On August 9, at least a dozen explosions rocked a Russian military base in Crimea.
Russia’s defence ministry avoided assigning blame – saying the “detonation of several aviation ammunition stores” caused the blast – while, for its part, Ukraine’s military played it coy. It did not claim responsibility for the damaged combat planes, nor for a subsequent drone strike on the navy headquarters in the Russian-occupied area.
Instead, Ukraine’s defence ministry mockingly warned on Twitter about the dangers of smoking – sardonically suggesting that Russian soldiers caused the explosions themselves by tossing lit cigarettes.
Unless they want an unpleasantly hot summer break, we advise our valued russian guests not to visit Ukrainian Crimea.
Because no amount of sunscreen will protect them from the hazardous effects of smoking in unauthorised areas.
— Defense of Ukraine (@DefenceU) August 11, 2022
“Time to head home … Crimea is Ukraine,” read the text on the faux-tourism video it tweeted, in which Bananarama’s 1983 song Cruel Summer is heard playing over footage of shocked sunbathers fleeing a nearby beach as smoke from the blasts looms in the background.
In the days that followed, a barrage of similar lampooning posts appeared on various Ukrainian military Twitter handles.
One shared a World Health Organization advisory that “smoking kills”.
— Defense of Ukraine (@DefenceU) August 18, 2022
Another particularly barbed tweet sported a Captcha mosaic of the burned-out planes with instructions to “Prove that you’re not a robot.”
“Please click each image containing an airplane. If there are None, click Skip,” it said.
Our new CAPTCHA in Ukraine…
Prove that you’re not a robot: pic.twitter.com/o7EmXWBnra
— Ukraine Territorial Defense Forces (@TDF_UA) August 11, 2022
Digital jokes are Ukraine’s latest weapon in the war. The military outcome is uncertain, as the conflict drags into its seventh month. But the sardonic salvos that are winning millions of views on Telegram, Twitter and other social media platforms are resonating both at home and with a global English-speaking audience.
“The military situation is probably at a stalemate,” says Corneliu Bjola, a professor of diplomatic studies at Oxford University, who specialises in digital messaging. “But humour is helping Ukraine win the information war.”
Messaging was serious right after the invasion began on February 24, he says. The ministry posted information about Russian losses and retweeted inspirational announcements by President Volodymyr Zelenskyy.
But as the conflict dragged on, Bjola says, the government made a strategic decision to keep locals and foreigners engaged through catchy, short messages that can be shared widely and, being in English, especially resonate with Western audiences.
Just a month into the war, defence ministry wits posted the “Ukraine Oscars 2022”. This entailed several video clips, with such entries as Ukrainian farmers towing Russian military vehicles (“Best Supporting Actress for performance in The Taming of the Shrew”) and of Javelin missiles (“Best Actress” – the Javelin for the powerful performance in Burning Orcs.”)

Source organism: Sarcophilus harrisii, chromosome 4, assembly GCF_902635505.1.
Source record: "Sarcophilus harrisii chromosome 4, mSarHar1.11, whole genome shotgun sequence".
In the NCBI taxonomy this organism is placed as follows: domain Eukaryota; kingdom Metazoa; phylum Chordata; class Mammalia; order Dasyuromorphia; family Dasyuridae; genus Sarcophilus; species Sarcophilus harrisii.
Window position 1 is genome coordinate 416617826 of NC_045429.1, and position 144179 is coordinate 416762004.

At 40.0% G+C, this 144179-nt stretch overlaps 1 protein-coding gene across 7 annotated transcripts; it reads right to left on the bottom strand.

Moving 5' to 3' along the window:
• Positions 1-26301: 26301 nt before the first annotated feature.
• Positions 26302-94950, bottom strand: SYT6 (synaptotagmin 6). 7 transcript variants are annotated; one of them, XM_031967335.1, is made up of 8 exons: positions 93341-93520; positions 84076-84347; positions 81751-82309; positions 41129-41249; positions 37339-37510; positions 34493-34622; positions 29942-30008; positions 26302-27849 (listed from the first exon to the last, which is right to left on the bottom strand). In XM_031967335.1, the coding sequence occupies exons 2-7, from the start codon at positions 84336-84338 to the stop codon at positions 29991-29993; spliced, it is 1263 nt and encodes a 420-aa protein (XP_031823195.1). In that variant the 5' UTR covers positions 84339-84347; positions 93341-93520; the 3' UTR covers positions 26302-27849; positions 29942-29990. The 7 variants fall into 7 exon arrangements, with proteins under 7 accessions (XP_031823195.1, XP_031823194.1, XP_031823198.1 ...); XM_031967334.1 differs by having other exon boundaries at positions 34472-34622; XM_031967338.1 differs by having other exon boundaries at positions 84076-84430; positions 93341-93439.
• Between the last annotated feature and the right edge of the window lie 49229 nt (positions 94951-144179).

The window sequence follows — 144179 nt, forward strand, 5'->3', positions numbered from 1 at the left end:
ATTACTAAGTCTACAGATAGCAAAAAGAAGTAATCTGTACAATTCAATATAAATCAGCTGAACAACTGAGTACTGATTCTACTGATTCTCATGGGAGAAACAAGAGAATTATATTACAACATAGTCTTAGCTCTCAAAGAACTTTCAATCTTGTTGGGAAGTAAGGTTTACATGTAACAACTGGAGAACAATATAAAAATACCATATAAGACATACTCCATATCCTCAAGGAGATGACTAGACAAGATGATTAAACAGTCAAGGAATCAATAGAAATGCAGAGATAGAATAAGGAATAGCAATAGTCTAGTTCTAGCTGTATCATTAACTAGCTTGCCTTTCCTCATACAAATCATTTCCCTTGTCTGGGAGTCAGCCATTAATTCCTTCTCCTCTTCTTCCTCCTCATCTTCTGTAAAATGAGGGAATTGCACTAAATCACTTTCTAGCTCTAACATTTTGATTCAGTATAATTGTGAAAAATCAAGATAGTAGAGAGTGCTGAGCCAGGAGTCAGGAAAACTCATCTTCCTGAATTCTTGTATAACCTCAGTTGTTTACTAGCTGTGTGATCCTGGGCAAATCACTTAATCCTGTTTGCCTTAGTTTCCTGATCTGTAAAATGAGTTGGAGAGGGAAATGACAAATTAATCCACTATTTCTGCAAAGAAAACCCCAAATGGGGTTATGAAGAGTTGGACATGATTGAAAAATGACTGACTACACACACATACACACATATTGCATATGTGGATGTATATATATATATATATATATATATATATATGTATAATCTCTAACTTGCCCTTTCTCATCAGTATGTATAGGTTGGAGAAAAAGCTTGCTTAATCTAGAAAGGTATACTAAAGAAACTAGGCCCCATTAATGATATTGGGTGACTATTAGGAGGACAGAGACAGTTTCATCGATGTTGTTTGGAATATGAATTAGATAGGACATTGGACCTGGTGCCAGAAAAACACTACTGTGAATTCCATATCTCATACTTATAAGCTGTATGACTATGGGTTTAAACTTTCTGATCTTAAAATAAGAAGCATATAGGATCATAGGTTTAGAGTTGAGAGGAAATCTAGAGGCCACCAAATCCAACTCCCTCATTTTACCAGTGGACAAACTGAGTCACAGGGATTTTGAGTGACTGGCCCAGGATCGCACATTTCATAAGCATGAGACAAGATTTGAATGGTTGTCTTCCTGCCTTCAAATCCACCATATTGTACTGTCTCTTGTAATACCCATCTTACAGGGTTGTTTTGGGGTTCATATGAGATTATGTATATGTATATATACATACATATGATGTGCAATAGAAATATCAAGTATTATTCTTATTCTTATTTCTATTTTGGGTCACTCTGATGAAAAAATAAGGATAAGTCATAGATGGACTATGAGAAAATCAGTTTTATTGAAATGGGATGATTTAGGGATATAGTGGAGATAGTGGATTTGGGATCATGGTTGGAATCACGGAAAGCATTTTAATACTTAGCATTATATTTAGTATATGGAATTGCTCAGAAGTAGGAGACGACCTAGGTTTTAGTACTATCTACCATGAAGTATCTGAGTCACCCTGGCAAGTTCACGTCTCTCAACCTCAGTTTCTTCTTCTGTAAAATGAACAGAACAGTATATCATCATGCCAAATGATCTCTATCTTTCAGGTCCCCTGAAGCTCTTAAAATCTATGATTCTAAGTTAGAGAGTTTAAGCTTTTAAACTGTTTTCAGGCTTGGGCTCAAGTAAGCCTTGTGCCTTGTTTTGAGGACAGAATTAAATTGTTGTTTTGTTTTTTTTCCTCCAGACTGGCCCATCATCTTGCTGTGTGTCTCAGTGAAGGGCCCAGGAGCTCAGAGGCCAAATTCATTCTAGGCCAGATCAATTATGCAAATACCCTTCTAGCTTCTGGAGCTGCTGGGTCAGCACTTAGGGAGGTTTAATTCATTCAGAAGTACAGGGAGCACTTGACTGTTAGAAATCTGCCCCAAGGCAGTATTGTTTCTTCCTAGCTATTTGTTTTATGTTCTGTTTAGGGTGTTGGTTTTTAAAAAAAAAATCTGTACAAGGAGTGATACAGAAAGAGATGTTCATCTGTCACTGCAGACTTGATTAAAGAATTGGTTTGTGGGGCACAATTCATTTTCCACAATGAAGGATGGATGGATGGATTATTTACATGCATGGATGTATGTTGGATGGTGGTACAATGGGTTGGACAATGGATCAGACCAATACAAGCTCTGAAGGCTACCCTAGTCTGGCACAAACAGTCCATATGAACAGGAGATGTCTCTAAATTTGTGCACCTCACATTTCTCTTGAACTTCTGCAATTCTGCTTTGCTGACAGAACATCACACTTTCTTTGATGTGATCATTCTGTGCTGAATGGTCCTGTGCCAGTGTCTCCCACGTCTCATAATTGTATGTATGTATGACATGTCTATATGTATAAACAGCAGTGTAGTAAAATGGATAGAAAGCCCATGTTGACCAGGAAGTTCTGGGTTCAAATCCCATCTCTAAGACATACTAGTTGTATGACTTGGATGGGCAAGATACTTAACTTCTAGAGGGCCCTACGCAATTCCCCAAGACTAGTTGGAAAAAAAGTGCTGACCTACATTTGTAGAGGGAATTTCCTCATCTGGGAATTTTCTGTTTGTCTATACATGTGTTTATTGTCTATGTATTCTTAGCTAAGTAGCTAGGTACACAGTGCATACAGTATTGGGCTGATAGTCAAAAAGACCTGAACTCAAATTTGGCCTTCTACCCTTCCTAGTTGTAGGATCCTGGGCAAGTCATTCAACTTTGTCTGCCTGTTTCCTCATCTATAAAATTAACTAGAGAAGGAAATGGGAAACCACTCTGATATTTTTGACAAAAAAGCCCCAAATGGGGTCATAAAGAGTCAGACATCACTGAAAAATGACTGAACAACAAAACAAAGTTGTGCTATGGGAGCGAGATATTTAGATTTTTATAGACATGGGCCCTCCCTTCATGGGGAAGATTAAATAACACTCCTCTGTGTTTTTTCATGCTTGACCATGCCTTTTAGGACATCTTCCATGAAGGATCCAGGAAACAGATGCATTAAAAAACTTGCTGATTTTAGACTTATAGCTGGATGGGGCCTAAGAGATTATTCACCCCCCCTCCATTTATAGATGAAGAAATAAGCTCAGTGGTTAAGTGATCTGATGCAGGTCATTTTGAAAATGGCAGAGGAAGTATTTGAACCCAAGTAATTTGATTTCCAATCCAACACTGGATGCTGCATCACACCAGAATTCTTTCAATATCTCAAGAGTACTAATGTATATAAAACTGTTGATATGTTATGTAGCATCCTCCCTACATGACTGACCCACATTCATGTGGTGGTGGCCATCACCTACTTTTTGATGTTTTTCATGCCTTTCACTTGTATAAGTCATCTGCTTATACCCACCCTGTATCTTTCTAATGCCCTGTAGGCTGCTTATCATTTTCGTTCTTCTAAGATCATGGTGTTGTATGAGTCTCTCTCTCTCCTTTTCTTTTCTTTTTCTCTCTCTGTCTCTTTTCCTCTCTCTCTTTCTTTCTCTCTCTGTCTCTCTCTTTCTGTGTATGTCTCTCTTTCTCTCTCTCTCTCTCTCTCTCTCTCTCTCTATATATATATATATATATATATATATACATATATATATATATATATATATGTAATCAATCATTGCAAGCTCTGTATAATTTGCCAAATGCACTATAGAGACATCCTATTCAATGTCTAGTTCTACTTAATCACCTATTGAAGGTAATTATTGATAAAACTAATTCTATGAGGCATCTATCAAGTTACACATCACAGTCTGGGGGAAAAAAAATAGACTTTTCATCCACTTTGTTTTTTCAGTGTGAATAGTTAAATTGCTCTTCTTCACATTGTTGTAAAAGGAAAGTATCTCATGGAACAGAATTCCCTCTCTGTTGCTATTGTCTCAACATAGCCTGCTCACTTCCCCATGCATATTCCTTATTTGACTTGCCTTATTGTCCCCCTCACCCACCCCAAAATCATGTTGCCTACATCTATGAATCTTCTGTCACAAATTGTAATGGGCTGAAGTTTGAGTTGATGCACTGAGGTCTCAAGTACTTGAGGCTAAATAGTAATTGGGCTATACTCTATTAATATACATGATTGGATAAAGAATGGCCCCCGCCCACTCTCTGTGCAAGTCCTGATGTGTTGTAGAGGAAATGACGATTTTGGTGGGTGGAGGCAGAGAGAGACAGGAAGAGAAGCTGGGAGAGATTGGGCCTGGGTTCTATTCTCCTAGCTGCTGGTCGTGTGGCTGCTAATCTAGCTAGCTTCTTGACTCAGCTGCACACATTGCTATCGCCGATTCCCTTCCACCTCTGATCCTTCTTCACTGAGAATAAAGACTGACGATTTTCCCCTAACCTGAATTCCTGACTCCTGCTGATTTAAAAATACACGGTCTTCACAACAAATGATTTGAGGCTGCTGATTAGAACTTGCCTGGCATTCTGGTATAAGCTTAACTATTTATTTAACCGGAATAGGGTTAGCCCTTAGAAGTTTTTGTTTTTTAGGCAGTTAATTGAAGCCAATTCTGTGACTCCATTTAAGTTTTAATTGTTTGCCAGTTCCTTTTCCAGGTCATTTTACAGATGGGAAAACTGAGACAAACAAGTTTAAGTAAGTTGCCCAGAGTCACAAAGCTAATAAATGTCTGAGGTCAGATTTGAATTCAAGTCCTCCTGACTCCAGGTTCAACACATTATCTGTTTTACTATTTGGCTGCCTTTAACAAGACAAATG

By thus referencing American pop culture, the tech-savvy propagandists signalled that Ukraine was part of the West. Other tweets quote from boxer Mike Tyson or the movie Rambo. One of the latest nods to the West, released on August 31, features the popular British song from World War II, “Run, Rabbit, Run.”
Run, Rabbit, Run! pic.twitter.com/7A5eKfWKXm
— Defense of Ukraine (@DefenceU) August 31, 2022
Government communicators push a cohesive narrative: cartooning Vladimir Putin and his military as a dwindling power.
Joking recedes when Ukraine experiences heavy losses or particularly horrendous atrocities. For instance, when the military campaign was not going well in June and July, one saw less sarcasm. Now that things seem to be going better, irony has bounced back with a vengeance.
A viral TikTok meme that went out on August 22 superimposes a HIMARS lightweight mobile rocket system – weaponry that has helped Ukraine fend off Russian forces – floating improbably on an inflatable pink raft. Facing the vital Kerch bridge linking Crimea to Russia, the caption says: “We are watching you!”
In another poke, to celebrate Ukraine’s 31st Independence Day on August 24, authorities lined the usual parade route in Kyiv with destroyed Russian military vehicles.
Everyone from ministers to soldiers in the field is tweeting. Independent sources like the Ukrainian Memes Forces create a further reservoir of caustic content that is disseminated widely. The Twitter account has more than a quarter of a million followers, including diplomats.
Photos, songs, videos
Deriding Russia is nothing new. Following the 2014 invasion of Crimea, Ukraine’s Ministry of Foreign Affairs built its digital messaging capacity in a strategic communications unit helmed by Dmytro Kuleba, with advice from the United Kingdom and the United States. Gifs and memes from the television show The Simpsons began to make appearances in digital propaganda.